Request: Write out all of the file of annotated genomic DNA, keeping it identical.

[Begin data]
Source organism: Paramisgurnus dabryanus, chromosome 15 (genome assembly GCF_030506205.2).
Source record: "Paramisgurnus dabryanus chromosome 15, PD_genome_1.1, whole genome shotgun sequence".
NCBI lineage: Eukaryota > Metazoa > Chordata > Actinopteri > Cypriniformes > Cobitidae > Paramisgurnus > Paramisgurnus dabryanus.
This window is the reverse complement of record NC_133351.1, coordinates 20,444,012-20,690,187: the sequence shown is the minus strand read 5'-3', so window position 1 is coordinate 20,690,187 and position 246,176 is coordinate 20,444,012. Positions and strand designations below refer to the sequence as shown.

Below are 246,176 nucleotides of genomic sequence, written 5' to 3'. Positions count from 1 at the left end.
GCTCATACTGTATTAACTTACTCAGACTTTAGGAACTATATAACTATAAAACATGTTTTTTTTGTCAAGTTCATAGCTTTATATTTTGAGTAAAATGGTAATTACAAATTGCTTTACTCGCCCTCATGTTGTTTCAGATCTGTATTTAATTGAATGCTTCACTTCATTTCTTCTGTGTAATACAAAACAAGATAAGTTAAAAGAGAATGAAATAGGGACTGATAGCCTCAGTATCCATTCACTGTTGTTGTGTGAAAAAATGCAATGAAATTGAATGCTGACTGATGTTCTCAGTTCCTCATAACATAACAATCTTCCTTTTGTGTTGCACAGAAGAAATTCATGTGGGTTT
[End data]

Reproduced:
Source organism: Paramisgurnus dabryanus, chromosome 15 (genome assembly GCF_030506205.2).
Source record: "Paramisgurnus dabryanus chromosome 15, PD_genome_1.1, whole genome shotgun sequence".
NCBI lineage: Eukaryota > Metazoa > Chordata > Actinopteri > Cypriniformes > Cobitidae > Paramisgurnus > Paramisgurnus dabryanus.
This window is the reverse complement of record NC_133351.1, coordinates 20,444,012-20,690,187: the sequence shown is the minus strand read 5'-3', so window position 1 is coordinate 20,690,187 and position 246,176 is coordinate 20,444,012. Positions and strand designations below refer to the sequence as shown.

Below are 246,176 nucleotides of genomic sequence, written 5' to 3'. Positions count from 1 at the left end.
GCTCATACTGTATTAACTTACTCAGACTTTAGGAACTATATAACTATAAAACATGTTTTTTTTGTCAAGTTCATAGCTTTATATTTTGAGTAAAATGGTAATTACAAATTGCTTTACTCGCCCTCATGTTGTTTCAGATCTGTATTTAATTGAATGCTTCACTTCATTTCTTCTGTGTAATACAAAACAAGATAAGTTAAAAGAGAATGAAATAGGGACTGATAGCCTCAGTATCCATTCACTGTTGTTGTGTGAAAAAATGCAATGAAATTGAATGCTGACTGATGTTCTCAGTTCCTCATAACATAACAATCTTCCTTTTGTGTTGCACAGAAGAAATTCATGTGGGTTT